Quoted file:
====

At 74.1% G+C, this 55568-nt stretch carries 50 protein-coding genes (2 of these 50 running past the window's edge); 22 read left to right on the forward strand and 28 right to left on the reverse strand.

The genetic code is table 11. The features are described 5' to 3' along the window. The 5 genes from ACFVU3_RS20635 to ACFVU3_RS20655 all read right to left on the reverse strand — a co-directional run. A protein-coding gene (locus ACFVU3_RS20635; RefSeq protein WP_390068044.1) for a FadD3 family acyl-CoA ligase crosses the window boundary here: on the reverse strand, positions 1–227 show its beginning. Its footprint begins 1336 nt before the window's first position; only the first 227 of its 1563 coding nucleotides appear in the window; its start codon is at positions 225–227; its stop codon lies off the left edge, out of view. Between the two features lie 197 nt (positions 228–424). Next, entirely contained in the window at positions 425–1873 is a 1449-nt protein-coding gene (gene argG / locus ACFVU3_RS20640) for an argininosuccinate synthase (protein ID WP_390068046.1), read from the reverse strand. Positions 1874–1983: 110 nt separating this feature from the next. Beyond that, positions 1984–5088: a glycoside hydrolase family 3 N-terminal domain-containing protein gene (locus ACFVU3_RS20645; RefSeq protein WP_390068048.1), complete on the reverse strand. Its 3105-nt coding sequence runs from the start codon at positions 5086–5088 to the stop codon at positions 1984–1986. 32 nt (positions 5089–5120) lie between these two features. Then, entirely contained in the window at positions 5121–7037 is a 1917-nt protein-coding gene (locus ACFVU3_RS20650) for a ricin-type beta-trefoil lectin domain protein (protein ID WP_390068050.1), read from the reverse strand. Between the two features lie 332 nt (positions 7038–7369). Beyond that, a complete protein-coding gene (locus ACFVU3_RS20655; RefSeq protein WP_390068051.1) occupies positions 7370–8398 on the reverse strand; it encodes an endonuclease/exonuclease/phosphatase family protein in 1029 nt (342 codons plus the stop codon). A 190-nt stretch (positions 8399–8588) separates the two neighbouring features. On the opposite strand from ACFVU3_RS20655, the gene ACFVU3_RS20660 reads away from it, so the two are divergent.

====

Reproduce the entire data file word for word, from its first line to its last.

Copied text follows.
At 74.1% G+C, this 55568-nt stretch carries 50 protein-coding genes (2 of these 50 running past the window's edge); 22 read left to right on the forward strand and 28 right to left on the reverse strand.

The genetic code is table 11. The features are described 5' to 3' along the window. The 5 genes from ACFVU3_RS20635 to ACFVU3_RS20655 all read right to left on the reverse strand — a co-directional run. A protein-coding gene (locus ACFVU3_RS20635; RefSeq protein WP_390068044.1) for a FadD3 family acyl-CoA ligase crosses the window boundary here: on the reverse strand, positions 1–227 show its beginning. Its footprint begins 1336 nt before the window's first position; only the first 227 of its 1563 coding nucleotides appear in the window; its start codon is at positions 225–227; its stop codon lies off the left edge, out of view. Between the two features lie 197 nt (positions 228–424). Next, entirely contained in the window at positions 425–1873 is a 1449-nt protein-coding gene (gene argG / locus ACFVU3_RS20640) for an argininosuccinate synthase (protein ID WP_390068046.1), read from the reverse strand. Positions 1874–1983: 110 nt separating this feature from the next. Beyond that, positions 1984–5088: a glycoside hydrolase family 3 N-terminal domain-containing protein gene (locus ACFVU3_RS20645; RefSeq protein WP_390068048.1), complete on the reverse strand. Its 3105-nt coding sequence runs from the start codon at positions 5086–5088 to the stop codon at positions 1984–1986. 32 nt (positions 5089–5120) lie between these two features. Then, entirely contained in the window at positions 5121–7037 is a 1917-nt protein-coding gene (locus ACFVU3_RS20650) for a ricin-type beta-trefoil lectin domain protein (protein ID WP_390068050.1), read from the reverse strand. Between the two features lie 332 nt (positions 7038–7369). Beyond that, a complete protein-coding gene (locus ACFVU3_RS20655; RefSeq protein WP_390068051.1) occupies positions 7370–8398 on the reverse strand; it encodes an endonuclease/exonuclease/phosphatase family protein in 1029 nt (342 codons plus the stop codon). A 190-nt stretch (positions 8399–8588) separates the two neighbouring features. On the opposite strand from ACFVU3_RS20655, the gene ACFVU3_RS20660 reads away from it, so the two are divergent.